No Conventional bacteriology 16S PCR /sequencing POCT result POCT resistence genes
1 E. faecalis positive /Enterococcus spp. Enterococcus spp. -
2 no growth 16S PCR: negative -
3 no growth 16S PCR: negative vanB, rpoB, oxa-58, ndm
4 no growth 16S PCR: negative -
5 no growth 16S PCR: negative -
6 no growth 16S PCR: negative ermC, oxa-48, aacvA4
7 no growth 16S PCR: negative -
8 no growth 16S PCR: negative -
9 E. faecalis positive / E. faecalis -
10 no growth positive / Streptococcus spp. S.aureus -
11 S. aureus positive / Streptococcus spp. S. aureus
12 no growth positive / S. spp. (S. aureus/S. haemolyticus negative -
13 no growth 16S PCR: negative negative -
14 no growth positive / Leifsonia shinshuensis negative -
15 no growth positive / S. aureus/ S. haemolyticus S. aureus -
16 no growth positive / S. aureus/ S. haemolyticus) S. aureus -
17 no growth positive / S. sanguinis negative -
18 no growth positive / S. aureus S. aureus rpoB
19 no growth positive / G. elegans Enterococcus spp. -
20 no growth positive / A. adjacens A. defectiva -
21 no growth positive / Staphylococcus spp. negative (2x) -
22 no growth 16S PCR: negative negative -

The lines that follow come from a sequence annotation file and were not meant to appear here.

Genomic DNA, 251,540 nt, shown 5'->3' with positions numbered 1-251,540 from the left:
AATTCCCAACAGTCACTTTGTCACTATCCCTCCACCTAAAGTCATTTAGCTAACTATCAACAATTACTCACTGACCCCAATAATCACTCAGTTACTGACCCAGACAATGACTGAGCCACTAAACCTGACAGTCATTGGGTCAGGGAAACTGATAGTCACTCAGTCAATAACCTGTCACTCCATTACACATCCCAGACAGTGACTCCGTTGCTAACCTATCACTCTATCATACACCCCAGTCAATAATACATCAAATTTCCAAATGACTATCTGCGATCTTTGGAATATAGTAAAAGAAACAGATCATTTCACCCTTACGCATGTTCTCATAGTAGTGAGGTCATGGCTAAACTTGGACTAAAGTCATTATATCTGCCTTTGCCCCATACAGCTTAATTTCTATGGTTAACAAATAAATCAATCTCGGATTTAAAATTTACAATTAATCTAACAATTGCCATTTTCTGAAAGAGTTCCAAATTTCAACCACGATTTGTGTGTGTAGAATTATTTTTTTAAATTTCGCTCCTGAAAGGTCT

23 C. striatum P. acnes 16S PCR: negative negative -
24 no growth positive / G. adjacens CoNS -
25 G. adjacens -
26 no growth positive / S. sanguinis/mitis negative -
27 E. faecalis positive / Enterococcus spp. E. faecalis
E. spp.
aac(6)/aph(2)
28 E. faecalis positive / Enterococcus spp E. faecalis
 E. spp.
29 no growth positive negative -
30 no growth 16S PCR: negative negative
31 no growth 16S PCR: negative negative -
32 no growth positive / Staphylococcus spp. negative -
33 no growth 16S PCR: negative negative -
34 no growth 16S PCR: negative negative -
35 no growth 16S PCR: negative negative -
36 no growth 16S PCR: negative negative -
37 no growth 16S PCR: negative negative -
38 no growth 16S PCR: negative negative -
39 no growth 16S PCR: negative negative -
40 no growth 16S PCR: negative negative -

Table 2: comparison results between conventional bacteriology, 16S PCR/sequencing and POCT.